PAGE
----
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By Bassem Hamdy
January 9, 2017
As of Monday, January 9 our national Construction Health Indicator score is 83.6.
The strongest contributor is Investments 94.9.
The national Labor score is 91.
The National Commodities & Materials Indicator is 65.
This week the Construction Health Indicator saw a one point increase. Political sanctions on international trade and crude oil continue to impact the producer price index of several commodities including lumber, copper, and ready-mix concrete. Investments continue to show confidence under the promise of the president-elect’s proposed infrastructure plan. Meanwhile, labor shows little improvement in the percentage of open positions, highlighting the need for greater efficiency in the face of labor shortage.
According to the U.S. Census Bureau, construction spending in October rose by 0.4 percent. In this uptick, groundbreakings contributed an estimated total of $972.2 billion.
In the residential sector, housing starts fell 18.7 percent last month to a seasonally adjusted 1.09 million, according to the Commerce Department. Likewise, building permits fell 4.7 percent to an annual rate of 1.20 million. The plunge was mostly felt in the Northeast and West, while falling at less dramatic rates in the Midwest and South.
The National Association of Home Builders/Wells Fargo builder sentiment index remains high at 70 points. This indicates that as wages and salaries continue to grow, consumer confidence has risen to the highest levels in more than 15 years. Against this backdrop, Wells Fargo forecasts new home sales will continue to rise 8.0% in 2017 and 4.9% in 2018.
Meanwhile, although demand for apartments has been remarkably strong over the past five years, this market is at an inflection point. The apartment vacancy rate stood at 4.4% in the third quarter and Wells Fargo forecasts that apartment vacancy rates will rise above 5% in 2017. As a result, most forecasts anticipate that apartment construction will likely decline this year.
According to Associated Builders and Contractors (ABC) analysis of U.S. Census Bureau data, nonresidential spending expanded to $712.4 billion (5% increase) on a seasonally adjusted, annualized rate in November. This is the highest level of spending in eight years and reflects a good year-end for commercial and industrial construction.
Meanwhile in the public sector, total spending rose 2.8% compared with September. This is attributed to spending on educational facilities (up 4.1%) and public residential construction (up 11.9%) in November.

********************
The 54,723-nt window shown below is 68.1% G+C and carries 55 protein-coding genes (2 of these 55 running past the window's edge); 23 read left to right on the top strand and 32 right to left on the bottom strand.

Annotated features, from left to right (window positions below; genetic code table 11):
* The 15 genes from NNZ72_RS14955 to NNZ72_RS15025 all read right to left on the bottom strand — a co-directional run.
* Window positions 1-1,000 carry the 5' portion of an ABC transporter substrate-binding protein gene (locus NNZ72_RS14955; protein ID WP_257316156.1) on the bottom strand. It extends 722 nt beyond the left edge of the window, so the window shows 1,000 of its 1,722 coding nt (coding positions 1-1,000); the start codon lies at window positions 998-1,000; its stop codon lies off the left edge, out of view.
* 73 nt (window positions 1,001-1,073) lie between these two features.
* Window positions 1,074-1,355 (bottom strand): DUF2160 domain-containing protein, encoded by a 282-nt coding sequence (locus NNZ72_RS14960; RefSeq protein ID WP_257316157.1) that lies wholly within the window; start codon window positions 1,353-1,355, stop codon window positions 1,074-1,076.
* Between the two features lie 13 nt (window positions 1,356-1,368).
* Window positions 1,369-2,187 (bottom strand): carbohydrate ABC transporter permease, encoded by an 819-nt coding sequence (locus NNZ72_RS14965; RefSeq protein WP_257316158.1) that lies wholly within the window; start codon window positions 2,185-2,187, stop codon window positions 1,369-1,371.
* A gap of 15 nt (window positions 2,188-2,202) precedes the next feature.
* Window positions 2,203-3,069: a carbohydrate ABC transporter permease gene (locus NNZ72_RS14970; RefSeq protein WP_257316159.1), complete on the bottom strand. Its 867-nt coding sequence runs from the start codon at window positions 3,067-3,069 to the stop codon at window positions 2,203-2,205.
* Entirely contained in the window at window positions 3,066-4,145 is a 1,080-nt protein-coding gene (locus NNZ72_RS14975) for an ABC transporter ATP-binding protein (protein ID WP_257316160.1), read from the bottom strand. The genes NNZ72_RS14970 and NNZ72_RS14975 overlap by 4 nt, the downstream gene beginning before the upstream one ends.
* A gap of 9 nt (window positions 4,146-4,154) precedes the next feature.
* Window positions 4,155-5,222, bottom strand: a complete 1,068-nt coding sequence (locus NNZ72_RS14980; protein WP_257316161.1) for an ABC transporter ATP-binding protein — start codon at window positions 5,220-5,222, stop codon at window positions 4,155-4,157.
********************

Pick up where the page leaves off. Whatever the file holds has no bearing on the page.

Procore’s Chief Economist, Anirban Basu, predicts that “the 2017 economy will be associated with tax cuts, more government spending, less financial regulation, faster economic growth, a stronger U.S. dollar, robust stock market performance and greater overall CEO confidence. This should translate into improved construction spending moving forward.”
According to analysis of the U.S. Bureau of Labor Statistics’ monthly report, the Associated Builders and Contractors (ABC) suggest that national construction employment declined by 3,000 net jobs on a seasonally adjusted basis in December.
The construction unemployment rate expanded by 1.7 percentage points in December and stands at 7.4% compared to the national unemployment rate of 4.7%.
Overall, the industry added 102,000 net new jobs on a year-over-year basis, the smallest increase in more than four years. Of the five construction sub-markets, only residential specialty trade contractors added jobs in December (11,700 net new jobs). Nonresidential construction lost 13,400 net jobs for the month, largely due to losses in heavy and civil engineering, which lost 8,900 jobs. These data are adjusted for seasonal variations, which means that one cannot simply blame the poor job performance on the transition from November to December.
The labor shortage continues as more than 80 percent of ABC members reported difficulty finding appropriately skilled labor. In order to staff for the rising demand of construction projects in 2017, many construction firms will need to do more with fewer people. This will show up in construction productivity data that reflect the amount of output generated by the average worker on a per-hour-worked basis.
Commodities & Materials
Construction material prices fell 0.5 percent between October and November, according to an Associated Builders and Contractors analysis of Bureau of Labor Statistics data released Wednesday. However, prices year-over-year were up 0.5 percent.
In November, Saudi officials and OPEC, agreed to a major deal to limit oil production to 32.5 million barrels per day — down from its current levels of 33.7 million barrels of oil per day. As a result, energy prices are likely to rise in the near future and along with it materials prices will begin cutting into contractors' bottom lines.
This could translate into further stagnation in construction spending volumes and decreased bottom lines. These conditions will be particularly volatile if interest rates begin to rise more frequently in 2017, encouraging a growing number of proposed projects to become impracticable.
That’s all we have for now. Keep building and we’ll keep crunching the numbers. Check back here daily as numbers refresh and we’ll continue to translate this into meaningful digests that will help you make informed decisions all week long.
Click here for recaps from Construction Health Updates from past weeks.
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